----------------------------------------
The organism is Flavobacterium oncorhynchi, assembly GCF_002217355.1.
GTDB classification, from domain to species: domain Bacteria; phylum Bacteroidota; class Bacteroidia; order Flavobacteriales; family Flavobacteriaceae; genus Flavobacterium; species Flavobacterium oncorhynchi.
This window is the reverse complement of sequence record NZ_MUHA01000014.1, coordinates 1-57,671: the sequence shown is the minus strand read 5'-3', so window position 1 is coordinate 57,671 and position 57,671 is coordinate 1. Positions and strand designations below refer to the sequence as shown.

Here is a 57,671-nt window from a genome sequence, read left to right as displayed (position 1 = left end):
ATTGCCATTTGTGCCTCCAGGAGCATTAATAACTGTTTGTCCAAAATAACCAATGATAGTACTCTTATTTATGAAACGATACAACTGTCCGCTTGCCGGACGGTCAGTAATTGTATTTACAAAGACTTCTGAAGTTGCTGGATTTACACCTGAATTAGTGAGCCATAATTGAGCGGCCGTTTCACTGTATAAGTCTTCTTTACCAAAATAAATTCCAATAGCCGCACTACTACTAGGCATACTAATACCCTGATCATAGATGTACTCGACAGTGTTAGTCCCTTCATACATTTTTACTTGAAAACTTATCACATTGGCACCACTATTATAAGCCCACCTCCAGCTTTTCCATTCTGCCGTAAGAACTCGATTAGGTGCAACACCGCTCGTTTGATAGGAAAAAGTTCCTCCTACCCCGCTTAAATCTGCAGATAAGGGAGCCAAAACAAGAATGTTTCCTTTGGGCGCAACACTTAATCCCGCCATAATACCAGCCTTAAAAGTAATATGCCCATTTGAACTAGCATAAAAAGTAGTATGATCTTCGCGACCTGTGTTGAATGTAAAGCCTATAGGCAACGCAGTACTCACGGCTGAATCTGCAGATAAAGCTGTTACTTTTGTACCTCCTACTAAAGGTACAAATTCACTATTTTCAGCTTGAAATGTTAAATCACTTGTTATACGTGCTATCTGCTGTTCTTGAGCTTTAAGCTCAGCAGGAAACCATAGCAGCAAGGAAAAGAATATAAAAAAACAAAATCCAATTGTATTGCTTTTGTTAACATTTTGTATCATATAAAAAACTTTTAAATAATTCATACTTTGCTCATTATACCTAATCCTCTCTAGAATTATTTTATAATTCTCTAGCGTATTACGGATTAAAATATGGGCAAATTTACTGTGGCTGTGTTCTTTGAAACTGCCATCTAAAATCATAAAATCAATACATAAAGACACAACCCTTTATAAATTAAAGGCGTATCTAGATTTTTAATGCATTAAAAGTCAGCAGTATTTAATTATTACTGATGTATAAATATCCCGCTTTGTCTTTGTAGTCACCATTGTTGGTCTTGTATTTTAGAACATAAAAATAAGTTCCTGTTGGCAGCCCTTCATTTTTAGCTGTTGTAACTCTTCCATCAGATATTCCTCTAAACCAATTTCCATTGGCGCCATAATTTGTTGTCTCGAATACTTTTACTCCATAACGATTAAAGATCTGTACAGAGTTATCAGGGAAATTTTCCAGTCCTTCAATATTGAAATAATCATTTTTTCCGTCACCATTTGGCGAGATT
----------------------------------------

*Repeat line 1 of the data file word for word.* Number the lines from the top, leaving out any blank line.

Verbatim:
The organism is Flavobacterium oncorhynchi, assembly GCF_002217355.1.